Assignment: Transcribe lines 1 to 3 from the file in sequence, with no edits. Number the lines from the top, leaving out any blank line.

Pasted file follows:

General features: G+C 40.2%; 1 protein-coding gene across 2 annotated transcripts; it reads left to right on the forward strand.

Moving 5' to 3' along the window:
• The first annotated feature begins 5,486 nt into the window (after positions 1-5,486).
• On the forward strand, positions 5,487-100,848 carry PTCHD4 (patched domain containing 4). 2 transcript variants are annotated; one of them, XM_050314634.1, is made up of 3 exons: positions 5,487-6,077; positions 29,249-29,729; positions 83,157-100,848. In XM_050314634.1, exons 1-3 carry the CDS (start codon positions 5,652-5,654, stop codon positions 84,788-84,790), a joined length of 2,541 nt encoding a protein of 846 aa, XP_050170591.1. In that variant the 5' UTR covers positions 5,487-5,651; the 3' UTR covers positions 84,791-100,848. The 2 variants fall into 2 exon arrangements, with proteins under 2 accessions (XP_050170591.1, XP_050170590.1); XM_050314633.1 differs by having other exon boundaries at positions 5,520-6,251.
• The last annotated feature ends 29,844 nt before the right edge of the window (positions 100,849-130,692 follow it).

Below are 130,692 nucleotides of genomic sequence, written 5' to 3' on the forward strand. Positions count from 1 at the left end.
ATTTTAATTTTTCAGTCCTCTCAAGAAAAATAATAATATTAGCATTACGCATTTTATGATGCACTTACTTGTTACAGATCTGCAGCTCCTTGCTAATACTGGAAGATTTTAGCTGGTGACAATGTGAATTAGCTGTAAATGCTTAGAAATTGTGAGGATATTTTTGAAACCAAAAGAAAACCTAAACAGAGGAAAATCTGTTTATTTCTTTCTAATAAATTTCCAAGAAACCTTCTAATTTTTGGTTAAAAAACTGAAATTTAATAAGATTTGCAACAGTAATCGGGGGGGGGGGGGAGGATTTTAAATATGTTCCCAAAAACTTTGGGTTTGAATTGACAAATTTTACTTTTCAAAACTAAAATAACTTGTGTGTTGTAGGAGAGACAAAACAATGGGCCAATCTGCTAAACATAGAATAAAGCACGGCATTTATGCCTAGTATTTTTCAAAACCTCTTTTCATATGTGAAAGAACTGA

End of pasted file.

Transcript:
General features: G+C 40.2%; 1 protein-coding gene across 2 annotated transcripts; it reads left to right on the forward strand.

Moving 5' to 3' along the window:
• The first annotated feature begins 5,486 nt into the window (after positions 1-5,486).